Local
articles | 30 September 2014

Cyprus GDP to increase by 0.4% in 2015’

The Fiscal Council, a body set up to supervise the planning and execution of budgetary policy, said recently it expected that economic growth for 2015 will range around 0%, but did not rule out “some low growth rate”.

Assumptions on which the preparation of next year’s budget were based “lie within acceptable margins”, chairman Demetris Georgiades said in a statement.  “However, sincecurrent forecasts may be overturned, the fiscal council asked the authorities in charge at the ministry of finance to be prepared to take immediate action, provided it is deemed necessary.”

The fiscal council considers that that the main reason the contraction in 2014 was less than expected was because private consumption was higher than forecasted.  “As the fiscal council, we are cautious whether this phenomenon may be sustained in the years to come,” Georgiades said.

Thefinance ministry expects that gross domestic product will rise 0.4% in 2015. On Friday, Finance Minister Harris Georgiades said Cyprus may post a primary budgetary surplus for 2015, instead of 1.6% primary deficit as was the original forecast. The primary balance is the difference between total revenue and expenditure and excludes expenditure related to servicing public debt.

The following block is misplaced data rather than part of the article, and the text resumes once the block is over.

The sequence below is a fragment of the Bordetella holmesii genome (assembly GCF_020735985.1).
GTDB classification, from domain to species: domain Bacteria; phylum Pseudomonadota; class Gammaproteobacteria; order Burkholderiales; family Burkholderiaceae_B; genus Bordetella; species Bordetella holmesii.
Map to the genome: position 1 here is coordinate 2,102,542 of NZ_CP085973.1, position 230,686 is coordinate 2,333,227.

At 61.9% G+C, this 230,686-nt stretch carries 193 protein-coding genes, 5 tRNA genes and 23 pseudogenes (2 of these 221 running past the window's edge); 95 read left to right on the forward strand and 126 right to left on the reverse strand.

According to the finance minister, this year is expected to end with a primary deficit of 1.3% of gross domestic product, compared to an initial forecast of 4.25%, as the economy will shrink 3% compared to an earlier forecast of 4.2%.

Cyprus’ economy shrank 5.4% in 2013, compared to an initial forecast of 8.7%, the year in which it agreed the terms of an international bailout with international lenders – International Monetary Fund, the European Commission and the European Central Bank – also known as the troika which supervises bailouts in the euro area.

According to the finance minister, next year’s budget provides for marginally increased spending mainly on increased budgets for co-financed investment projects and social cohesion programmes.

Source: Cyprus Mail

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